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Comcast launches IPv6 trials

Comcast will begin in April a series of public trials of three different mechanisms that are aimed at helping the Philadelphia-based ISP transition its network to IPv6, the next-generation Internet Protocol.

Comcast announced that it is starting IPv6 production-level network trials on its blog on Wednesday. The carrier has been working on IPv6 development for five years.

Comcast is looking towards IPv6 as an enabling technology that will allow the carrier to continue adding new subscribers to its network in the long-term. The largest cable operator in the United States, Comcast had 23.8 million customers for its video, high-speed Internet and voice services as of Sept. 30, 2009.

Comcast is moving toward IPv6 because the Internet is running out of address space using its current protocol, which is known as IPv4. IPv4 uses 32-bit addresses and can support around 4 billion IP addresses. More than 90% of IPv4 addresses have been distributed to ISPs and other network operators.

Designed as an upgrade to IPv4, IPv6 uses a 128-bit addressing scheme and can support so many billions of IP addresses that the number is too big for most non-techies to understand. (IPv6 supports 2 to the 128th power of IP addresses.)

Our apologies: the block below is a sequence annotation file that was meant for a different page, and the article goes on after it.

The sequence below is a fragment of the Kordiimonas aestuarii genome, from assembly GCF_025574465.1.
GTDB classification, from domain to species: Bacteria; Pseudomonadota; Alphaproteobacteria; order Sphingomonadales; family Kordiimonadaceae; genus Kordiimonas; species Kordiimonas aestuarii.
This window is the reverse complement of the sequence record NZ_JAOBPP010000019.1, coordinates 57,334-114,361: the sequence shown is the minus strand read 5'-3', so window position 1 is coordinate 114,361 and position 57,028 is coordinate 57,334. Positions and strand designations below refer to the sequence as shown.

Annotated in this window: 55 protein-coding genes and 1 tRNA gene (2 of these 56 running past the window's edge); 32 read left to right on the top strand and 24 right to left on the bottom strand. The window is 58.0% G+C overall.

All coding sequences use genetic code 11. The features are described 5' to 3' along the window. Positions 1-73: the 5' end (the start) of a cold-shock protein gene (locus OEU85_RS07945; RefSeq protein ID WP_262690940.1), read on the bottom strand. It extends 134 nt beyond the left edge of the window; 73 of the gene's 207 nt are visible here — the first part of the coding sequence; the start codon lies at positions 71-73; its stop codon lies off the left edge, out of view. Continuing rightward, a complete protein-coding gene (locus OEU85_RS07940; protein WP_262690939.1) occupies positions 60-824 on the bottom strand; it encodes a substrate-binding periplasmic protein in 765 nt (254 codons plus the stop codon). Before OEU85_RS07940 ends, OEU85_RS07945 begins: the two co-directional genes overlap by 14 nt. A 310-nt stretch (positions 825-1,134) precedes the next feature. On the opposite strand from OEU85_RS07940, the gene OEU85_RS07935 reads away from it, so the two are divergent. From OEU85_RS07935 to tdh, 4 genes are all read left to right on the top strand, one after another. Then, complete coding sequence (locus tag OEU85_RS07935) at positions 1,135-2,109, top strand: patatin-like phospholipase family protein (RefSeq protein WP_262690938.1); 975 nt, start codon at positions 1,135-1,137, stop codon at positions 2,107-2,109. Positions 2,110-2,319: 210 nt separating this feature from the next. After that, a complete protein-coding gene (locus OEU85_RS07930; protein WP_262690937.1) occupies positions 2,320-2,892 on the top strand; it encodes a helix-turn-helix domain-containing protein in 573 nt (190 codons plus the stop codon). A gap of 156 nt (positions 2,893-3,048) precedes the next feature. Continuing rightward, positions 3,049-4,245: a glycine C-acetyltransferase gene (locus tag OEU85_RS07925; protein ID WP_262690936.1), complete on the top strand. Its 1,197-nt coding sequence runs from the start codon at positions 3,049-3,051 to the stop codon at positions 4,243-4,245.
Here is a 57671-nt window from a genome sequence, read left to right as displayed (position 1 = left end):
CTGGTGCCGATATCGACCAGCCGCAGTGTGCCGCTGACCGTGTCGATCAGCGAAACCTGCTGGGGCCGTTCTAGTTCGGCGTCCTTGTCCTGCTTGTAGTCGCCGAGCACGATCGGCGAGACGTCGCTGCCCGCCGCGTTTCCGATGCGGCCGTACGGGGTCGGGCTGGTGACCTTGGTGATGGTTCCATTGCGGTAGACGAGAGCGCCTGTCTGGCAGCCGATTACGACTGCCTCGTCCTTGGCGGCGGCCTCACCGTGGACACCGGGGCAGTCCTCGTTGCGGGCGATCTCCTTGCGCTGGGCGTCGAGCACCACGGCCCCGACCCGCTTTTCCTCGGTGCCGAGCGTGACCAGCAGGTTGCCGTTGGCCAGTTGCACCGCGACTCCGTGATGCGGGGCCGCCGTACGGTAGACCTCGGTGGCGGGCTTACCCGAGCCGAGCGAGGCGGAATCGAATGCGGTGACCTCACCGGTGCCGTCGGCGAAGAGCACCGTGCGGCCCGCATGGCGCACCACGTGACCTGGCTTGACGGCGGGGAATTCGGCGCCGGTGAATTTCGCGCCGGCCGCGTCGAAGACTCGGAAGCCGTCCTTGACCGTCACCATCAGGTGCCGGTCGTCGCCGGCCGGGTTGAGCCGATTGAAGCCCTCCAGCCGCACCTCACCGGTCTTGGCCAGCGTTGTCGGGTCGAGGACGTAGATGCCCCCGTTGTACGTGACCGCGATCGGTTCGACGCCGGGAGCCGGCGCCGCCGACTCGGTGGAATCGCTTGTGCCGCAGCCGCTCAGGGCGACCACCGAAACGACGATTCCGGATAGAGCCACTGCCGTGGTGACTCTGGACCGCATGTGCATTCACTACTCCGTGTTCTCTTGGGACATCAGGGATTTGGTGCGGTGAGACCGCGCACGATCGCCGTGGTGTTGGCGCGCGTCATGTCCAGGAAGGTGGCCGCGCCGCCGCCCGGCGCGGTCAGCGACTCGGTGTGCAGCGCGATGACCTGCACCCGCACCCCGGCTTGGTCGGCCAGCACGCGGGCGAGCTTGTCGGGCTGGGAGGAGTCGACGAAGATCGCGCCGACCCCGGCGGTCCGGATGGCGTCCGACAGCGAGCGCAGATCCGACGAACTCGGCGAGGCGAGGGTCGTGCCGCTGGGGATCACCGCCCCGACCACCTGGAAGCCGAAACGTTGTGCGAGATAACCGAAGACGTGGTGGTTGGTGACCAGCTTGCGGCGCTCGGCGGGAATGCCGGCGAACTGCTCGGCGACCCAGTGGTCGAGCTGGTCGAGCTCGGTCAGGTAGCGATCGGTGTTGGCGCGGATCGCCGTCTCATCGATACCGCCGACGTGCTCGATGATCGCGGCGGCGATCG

IPv6 has been available since the mid-1990s, but deployment of IPv6 began in earnest last year. Among the U.S. ISPs that are leading the charge to IPv6 are Comcast, Hurricane Electric and NTT America.

Comcast plans to complete its transition to IPv6 in 2012, which is when the last IPv4 addresses are expected to be allocated.

Comcast is recruiting corporate and residential customers to participate in the IPv6 trials, which will run for several months during 2010.

Comcast will use the trials to identify the best way to migrate its access network to IPv6.

“We've done all the upgrades to prepare our backbone, our back office and our peering points to be IPv6 compliant, but what remains is our access network,” says Jason Livingood, Executive Director of Internet Systems Engineering at Comcast.

Comcast will test three IPv6 transition mechanisms:

* Phase one will use 6rd, a technique developed by French ISP Free that allows for rapid deployment of IPv6 by tunneling IPv6 traffic over IPv4 addresses.

* Phase two will support native IPv4 and IPv6 traffic running side-by-side in an approach dubbed dual-stack. This is Comcast's preferred method of transition to IPv6 and may require the carrier to reclaim unused blocks of IPv4 addresses.

* Phase three will test a technique developed by Comcast called Dual-Stack Lite, which uses network-address translation to share one IPv4 address among many customers.

“We really want to kick the tires on these various technologies so we can understand what needs to happen for a wide-scale roll out,” says John Brzozowski, chief architect for the IPv6 Program at Comcast. “We want to understand what the challenges are and what the various issues are so we can make sure we do what's in the best interests of our subscribers.”

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